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the Arún in the Alpine region at Hatia, the great mart for the barter trade of the cis and transniveans by the very accessible pass of the Arún. Lower down the Arún receives many tributaries, from the west, the Salpa and Ikhua; from the east, the Sawai, the Hengwá, the Pilwa, the Ligua, and the Mámágá. Its course on this side the Himalaya is generally north and south; but in Tibet it spreads to the west and east also, covering and draining a deal of ground there.

7th. The Tamór Cósi. The Tamór, also, is a very fine river, inferior only to the Arún. It is alleged to have more than one Trans-Himalayan source. It passes the snows at Wallungchung, or rises there from the snows. Its course from Wallung to the general junction at Tirbéni is south-west, and it receives many affluents on the way, as the Wallung, the Chung, the Yangmá, the Mewa, the Kabaili, the Kháwa, the Nhabo, the Tankhua, the Teliá, the Nava, the Chérwa, the Kokaya.

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SECTION XII.

SOME ACCOUNT

OF THE

SYSTEMS OF LAW AND POLICE AS RECOGNISED IN

THE STATE OF NÉPÁL.

manner.

INTRODUCTION. (With a view to obtain correct and authentic information on the subject of Népálese law, both in its theoretical principles and practical administration, Mr. Hodgson addressed a series of questions to several individuals who were judged most capable of replying to them in a full and satisfactory

Copies of these series of interrogatories, with their respective answers, have been communicated by him to the Royal Asiatic Society (together with a separate paper on crimes and punishments); and the following article has been drawn up from a careful comparison of the whole, excluding as much as possible the repetitions unavoidably occurring, in many instances, in the various answers to any particular question. A reference to the works of Kirkpatrick, Hamilton, and others will show how little has hitherto been contributed to the knowledge of Europeans respecting Oriental systems of jurisprudence, as far as regards the kingdom of Népál; it is therefore particularly gratifying to be enabled to produce so complete a view of the subject as has been furnished by Mr. Hodgson, whose perseverance and energy in obtaining an acquaintance with these and other matters hitherto kept sacred from all strangers, are only equalled by the intelligent and liberal manner in which he communicates to the public the information he has acquired. -ED. JOUR. Royal Asiatic Soc.]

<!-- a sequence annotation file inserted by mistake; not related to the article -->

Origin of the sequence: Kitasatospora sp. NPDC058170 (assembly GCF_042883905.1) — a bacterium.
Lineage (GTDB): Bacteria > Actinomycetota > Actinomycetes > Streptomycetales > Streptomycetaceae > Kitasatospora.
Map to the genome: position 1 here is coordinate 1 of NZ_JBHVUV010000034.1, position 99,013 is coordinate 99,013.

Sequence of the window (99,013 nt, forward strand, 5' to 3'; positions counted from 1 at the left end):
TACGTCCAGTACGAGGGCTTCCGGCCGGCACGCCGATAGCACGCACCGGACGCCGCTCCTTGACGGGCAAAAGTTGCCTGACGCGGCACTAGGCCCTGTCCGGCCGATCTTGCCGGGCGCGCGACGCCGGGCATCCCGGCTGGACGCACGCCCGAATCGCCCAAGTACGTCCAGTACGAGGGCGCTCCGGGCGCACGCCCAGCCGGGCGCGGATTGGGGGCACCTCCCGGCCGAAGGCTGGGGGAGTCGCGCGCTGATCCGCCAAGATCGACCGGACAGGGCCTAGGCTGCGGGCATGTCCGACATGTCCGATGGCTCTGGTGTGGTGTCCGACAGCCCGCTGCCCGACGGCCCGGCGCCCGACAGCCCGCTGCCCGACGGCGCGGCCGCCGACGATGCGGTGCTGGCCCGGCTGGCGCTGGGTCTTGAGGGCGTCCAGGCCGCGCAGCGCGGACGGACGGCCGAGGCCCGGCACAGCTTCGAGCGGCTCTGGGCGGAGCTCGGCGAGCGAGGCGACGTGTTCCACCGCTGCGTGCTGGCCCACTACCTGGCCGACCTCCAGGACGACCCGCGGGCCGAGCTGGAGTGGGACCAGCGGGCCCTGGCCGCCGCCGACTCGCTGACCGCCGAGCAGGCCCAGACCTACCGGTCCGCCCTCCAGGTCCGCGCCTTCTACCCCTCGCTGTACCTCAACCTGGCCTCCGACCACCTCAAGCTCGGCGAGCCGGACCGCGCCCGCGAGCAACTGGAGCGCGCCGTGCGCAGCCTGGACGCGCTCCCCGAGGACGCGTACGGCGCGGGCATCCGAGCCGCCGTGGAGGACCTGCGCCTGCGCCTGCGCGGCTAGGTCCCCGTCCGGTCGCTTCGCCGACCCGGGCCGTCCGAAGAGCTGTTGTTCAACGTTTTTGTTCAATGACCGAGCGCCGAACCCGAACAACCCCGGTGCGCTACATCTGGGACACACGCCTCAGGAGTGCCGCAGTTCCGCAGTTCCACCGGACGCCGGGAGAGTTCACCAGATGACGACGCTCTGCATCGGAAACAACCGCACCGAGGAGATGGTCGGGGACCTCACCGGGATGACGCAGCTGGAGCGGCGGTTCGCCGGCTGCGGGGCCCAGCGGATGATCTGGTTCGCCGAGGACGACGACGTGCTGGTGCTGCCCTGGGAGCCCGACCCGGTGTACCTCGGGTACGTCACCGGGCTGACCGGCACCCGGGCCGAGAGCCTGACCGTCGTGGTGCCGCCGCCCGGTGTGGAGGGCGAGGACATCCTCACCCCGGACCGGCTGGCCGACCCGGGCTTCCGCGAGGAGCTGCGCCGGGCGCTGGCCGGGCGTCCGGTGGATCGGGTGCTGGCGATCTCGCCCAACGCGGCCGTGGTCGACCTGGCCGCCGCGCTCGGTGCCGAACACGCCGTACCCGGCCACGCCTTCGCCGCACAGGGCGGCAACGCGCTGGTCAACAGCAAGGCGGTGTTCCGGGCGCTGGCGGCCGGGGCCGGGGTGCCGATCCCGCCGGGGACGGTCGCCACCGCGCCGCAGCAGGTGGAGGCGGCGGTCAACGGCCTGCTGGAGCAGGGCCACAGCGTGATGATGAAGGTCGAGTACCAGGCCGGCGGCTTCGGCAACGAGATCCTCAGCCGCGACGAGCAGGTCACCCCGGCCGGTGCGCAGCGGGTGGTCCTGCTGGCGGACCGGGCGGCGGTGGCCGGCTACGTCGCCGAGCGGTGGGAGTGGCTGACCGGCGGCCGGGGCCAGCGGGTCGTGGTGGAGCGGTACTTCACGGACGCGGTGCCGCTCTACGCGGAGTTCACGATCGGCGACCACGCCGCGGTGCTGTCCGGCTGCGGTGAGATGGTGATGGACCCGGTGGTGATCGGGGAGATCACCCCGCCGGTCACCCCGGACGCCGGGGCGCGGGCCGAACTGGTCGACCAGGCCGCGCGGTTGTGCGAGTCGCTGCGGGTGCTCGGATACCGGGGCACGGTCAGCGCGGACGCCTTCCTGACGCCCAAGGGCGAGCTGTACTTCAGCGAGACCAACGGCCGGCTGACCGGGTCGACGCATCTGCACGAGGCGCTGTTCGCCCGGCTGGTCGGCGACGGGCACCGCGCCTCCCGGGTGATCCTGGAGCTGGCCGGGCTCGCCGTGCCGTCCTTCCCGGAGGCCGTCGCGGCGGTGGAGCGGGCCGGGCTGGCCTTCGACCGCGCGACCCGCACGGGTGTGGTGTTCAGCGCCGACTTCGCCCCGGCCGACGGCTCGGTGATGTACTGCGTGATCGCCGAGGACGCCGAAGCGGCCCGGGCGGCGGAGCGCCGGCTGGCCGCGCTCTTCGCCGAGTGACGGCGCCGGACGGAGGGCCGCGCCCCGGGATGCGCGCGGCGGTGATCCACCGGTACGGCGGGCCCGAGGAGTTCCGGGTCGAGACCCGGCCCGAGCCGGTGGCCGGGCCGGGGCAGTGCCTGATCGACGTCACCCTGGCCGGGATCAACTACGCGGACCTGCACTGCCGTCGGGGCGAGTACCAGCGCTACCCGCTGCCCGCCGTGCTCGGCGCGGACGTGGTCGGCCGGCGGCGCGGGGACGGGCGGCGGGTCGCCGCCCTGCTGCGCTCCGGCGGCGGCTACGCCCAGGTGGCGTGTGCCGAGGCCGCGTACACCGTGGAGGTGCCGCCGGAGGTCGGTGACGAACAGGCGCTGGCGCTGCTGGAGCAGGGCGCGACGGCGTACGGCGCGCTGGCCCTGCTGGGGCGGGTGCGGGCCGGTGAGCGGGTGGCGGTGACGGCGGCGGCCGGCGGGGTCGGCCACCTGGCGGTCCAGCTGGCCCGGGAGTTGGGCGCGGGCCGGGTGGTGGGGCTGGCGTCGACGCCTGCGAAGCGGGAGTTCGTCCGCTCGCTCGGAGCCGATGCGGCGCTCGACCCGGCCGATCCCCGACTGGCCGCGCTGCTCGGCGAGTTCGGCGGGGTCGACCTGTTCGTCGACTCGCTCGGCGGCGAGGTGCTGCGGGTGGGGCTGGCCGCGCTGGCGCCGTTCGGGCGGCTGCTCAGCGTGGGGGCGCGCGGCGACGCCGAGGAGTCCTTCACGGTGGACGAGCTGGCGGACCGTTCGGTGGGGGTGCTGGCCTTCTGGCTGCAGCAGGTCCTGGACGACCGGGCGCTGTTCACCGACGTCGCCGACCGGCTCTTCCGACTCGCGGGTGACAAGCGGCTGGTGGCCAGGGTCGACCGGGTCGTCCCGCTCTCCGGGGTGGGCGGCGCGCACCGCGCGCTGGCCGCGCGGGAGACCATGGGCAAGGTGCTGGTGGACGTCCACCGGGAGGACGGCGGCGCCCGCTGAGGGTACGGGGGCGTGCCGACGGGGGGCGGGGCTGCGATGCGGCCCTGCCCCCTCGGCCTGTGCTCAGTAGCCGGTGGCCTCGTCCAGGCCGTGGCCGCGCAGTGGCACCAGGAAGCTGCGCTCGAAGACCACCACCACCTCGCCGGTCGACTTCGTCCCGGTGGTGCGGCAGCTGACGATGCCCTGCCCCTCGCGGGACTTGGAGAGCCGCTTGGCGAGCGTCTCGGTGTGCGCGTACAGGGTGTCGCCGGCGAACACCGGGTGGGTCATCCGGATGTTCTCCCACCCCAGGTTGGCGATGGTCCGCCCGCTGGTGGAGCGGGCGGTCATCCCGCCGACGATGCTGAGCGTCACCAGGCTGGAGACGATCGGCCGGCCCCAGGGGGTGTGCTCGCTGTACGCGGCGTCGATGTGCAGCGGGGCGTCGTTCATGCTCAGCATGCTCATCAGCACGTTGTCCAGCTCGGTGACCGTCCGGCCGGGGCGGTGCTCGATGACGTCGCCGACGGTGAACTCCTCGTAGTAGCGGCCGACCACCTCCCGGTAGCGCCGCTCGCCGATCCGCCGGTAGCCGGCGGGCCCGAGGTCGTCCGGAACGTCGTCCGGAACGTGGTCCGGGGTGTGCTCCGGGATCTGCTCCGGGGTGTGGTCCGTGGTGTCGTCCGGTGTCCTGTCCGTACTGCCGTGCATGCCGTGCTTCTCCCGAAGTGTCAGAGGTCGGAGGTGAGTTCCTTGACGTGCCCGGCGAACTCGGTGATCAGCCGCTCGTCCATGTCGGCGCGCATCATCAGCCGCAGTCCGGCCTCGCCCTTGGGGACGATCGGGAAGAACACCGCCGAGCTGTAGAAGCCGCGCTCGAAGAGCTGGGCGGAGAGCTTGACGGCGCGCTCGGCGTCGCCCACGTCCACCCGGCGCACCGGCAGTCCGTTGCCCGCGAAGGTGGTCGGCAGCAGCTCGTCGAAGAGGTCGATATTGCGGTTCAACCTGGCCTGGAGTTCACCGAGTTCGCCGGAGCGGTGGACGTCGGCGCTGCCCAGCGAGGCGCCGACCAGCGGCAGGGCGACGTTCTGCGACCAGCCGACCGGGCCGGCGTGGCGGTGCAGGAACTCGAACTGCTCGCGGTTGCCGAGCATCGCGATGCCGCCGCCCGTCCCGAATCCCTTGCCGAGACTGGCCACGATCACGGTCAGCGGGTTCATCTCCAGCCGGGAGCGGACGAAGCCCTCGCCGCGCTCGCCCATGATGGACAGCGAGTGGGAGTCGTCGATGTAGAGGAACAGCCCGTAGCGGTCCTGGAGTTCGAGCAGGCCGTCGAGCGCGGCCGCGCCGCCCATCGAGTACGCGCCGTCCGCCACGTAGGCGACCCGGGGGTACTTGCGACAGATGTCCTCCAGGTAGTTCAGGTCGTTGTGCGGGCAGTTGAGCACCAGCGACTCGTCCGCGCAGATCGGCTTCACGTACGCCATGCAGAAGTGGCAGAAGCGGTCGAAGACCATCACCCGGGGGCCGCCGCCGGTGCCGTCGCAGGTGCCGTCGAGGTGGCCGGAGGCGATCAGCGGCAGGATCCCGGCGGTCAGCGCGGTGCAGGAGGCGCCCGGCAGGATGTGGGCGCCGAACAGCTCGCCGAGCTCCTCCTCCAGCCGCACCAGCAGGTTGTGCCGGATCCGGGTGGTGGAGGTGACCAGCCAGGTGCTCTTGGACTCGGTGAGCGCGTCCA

PART I. ON THE LAW AND POLICE OF NÉPÁL. QUESTION I.—How many courts of law are there at Káthmándú? What is the name of each ?

ANSWER.—There are four Nyáyasab’hás, the first and chief of which is called Kót Linga; the second, Inta Chapli ; the third, Taksár; and the fourth, Dhansár. [Another answer mentions four additional courts, viz., the Kósi,* the Búngyabíthák,t the Daftar Khána, and the Chibhándel. In the Kósi, the Sirkár itself administers justice. The Búngya-biť hák is the general record-office of the fisc, and a separate ditha & presides over it. It is also a Mahal-Adálat.|| The Kót Linga, Inta Chapli, Taksár, and Dhansár are the proper Adálats, exercising both civil and criminal jurisdiction. In the Daftar Khána the disputes of the soldiers relative to the lands assigned them for pay are investigated, and the Chibhándel is a tribunal for the settlement of all disputes relating to houses; neither of these courts possesses criminal jurisdiction; and whatever penal matters may arise out of the cases brought before them are carried to the Inta Chapli. All these Adálats are situated in the city of Kathmandu, and within eighty or ninety paces of each other.

QUESTION II.—What are the territorial limits of the jurisdiction of each court ? |

ANSWER.-— There are no limits expressly assigned. Any citizen of Kathmándú or Bhátgáon, or any subject dwelling in the provinces, may carry his cause to any court, provincial or superior, that he pleases. [Another answer says, that whencesoever a civil suit comes, and whatever may be its amount, it may be heard in any of the four courts of the capital at the plaintiff's pleasure ; but that grave penal cases must be carried to the Inta Chapli.]

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* Also called Bháradár Sabhá, or great council of state.
+ Also called Kumári Chók.
# The Government, or its representative.

§ A superintending minister of justice, who does not try causes, but watches over
the conduct of the court.-B. HAMILTON.
|| A court for questions relating to land revenue.- ED.

See note at Ques. LXXVI. The Sadr courts' jurisdiction (ordinary) extends east to the Dud Cosi, west to the Trisul. Beyond these limits there are a class of royal judges called mountain bicháris to whom, in a signed lands (and all pearly are assigned), there is an appeal from the decisions of the assignee. Every assignee, save the sipahis and inferior officers, has a good deal of magisterial and judicial authority, and the fines he inflicts, particularly for breach of the law of caste, are a part of his usual income. But grave cases can always be appealed to the capital, and sentences involving death or confiscation must be so, however high the local authority passing such sentences. See p. 200. Palpa and Doti are administered like Dhankúti.

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